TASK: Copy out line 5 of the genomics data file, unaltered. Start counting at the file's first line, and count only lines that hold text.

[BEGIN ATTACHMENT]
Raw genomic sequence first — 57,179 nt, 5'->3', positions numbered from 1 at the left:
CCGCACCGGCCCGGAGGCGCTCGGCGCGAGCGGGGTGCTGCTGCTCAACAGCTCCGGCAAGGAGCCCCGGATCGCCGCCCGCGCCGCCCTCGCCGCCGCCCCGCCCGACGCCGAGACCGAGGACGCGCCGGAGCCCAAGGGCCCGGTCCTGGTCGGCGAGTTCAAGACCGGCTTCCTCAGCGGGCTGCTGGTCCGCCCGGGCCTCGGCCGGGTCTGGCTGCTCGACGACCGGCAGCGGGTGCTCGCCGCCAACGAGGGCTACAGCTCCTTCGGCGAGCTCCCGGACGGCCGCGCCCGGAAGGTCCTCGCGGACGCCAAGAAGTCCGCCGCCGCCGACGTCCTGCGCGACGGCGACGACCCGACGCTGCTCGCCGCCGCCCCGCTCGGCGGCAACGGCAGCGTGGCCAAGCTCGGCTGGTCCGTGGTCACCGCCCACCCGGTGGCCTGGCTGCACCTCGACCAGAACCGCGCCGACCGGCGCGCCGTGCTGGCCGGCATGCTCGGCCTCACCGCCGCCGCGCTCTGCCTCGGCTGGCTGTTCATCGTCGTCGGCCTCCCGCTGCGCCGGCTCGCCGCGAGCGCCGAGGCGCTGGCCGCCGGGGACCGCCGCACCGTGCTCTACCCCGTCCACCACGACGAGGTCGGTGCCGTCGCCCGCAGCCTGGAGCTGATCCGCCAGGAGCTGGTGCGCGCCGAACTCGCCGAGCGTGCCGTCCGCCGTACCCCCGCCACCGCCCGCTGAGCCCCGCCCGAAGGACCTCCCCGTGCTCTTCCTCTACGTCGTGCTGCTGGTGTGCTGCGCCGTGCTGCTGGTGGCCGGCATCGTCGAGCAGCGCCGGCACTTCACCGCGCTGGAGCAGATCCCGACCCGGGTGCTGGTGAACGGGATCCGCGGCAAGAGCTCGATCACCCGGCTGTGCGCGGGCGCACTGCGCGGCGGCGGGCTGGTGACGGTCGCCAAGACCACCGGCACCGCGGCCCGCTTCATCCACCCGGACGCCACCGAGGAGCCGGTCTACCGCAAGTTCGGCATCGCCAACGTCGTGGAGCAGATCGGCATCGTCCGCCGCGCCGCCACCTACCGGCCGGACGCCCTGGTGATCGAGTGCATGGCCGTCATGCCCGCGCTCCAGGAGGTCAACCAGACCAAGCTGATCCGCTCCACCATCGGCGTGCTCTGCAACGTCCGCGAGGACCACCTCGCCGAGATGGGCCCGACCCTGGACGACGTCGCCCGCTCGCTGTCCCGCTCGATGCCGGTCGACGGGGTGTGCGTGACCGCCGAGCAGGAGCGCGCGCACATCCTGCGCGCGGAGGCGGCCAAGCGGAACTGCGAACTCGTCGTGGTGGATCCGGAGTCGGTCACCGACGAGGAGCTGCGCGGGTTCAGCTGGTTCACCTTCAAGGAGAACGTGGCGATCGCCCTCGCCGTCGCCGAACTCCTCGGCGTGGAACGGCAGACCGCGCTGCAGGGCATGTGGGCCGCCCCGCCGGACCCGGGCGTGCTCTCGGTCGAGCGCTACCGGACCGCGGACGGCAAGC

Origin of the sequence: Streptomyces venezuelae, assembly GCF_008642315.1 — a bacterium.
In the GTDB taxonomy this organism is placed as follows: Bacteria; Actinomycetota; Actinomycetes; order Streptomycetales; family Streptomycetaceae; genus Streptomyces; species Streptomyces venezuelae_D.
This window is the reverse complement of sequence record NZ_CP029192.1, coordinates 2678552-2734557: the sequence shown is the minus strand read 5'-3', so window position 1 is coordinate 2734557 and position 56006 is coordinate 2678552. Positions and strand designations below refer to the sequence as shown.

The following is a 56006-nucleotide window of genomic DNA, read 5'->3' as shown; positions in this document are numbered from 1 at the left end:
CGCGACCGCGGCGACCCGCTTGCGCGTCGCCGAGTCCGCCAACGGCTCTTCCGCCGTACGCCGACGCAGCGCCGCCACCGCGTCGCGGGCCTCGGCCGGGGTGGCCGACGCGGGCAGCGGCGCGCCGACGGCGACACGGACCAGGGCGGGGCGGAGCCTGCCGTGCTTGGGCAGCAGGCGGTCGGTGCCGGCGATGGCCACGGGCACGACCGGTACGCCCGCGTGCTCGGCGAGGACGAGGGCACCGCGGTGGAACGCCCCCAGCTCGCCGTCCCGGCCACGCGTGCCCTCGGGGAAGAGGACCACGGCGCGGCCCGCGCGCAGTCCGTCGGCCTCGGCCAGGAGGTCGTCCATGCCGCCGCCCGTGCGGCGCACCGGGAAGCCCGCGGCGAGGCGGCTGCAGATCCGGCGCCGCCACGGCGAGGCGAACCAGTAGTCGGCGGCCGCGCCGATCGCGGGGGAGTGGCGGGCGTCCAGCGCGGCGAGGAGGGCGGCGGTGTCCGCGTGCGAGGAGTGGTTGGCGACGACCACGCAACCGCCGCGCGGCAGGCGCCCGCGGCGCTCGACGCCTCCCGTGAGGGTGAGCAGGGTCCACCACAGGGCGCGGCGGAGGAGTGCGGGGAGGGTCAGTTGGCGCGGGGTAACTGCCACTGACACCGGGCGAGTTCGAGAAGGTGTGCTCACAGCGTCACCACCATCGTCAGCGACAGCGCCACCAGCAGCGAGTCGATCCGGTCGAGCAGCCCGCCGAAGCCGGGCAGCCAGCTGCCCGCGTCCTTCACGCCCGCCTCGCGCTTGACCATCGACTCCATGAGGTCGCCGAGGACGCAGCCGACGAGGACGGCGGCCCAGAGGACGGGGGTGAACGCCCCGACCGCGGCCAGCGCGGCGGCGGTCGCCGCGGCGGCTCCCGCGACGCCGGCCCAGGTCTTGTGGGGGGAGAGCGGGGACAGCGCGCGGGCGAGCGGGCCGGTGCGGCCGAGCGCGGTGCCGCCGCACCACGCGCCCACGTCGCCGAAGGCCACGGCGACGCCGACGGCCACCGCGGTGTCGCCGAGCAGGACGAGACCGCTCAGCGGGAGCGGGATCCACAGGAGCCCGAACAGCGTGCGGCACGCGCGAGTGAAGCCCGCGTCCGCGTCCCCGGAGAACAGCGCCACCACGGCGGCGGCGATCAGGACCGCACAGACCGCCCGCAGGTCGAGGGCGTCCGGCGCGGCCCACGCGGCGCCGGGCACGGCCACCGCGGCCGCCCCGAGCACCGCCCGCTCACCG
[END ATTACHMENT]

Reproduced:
This window is the reverse complement of sequence record NZ_CP029192.1, coordinates 2678552-2734557: the sequence shown is the minus strand read 5'-3', so window position 1 is coordinate 2734557 and position 56006 is coordinate 2678552. Positions and strand designations below refer to the sequence as shown.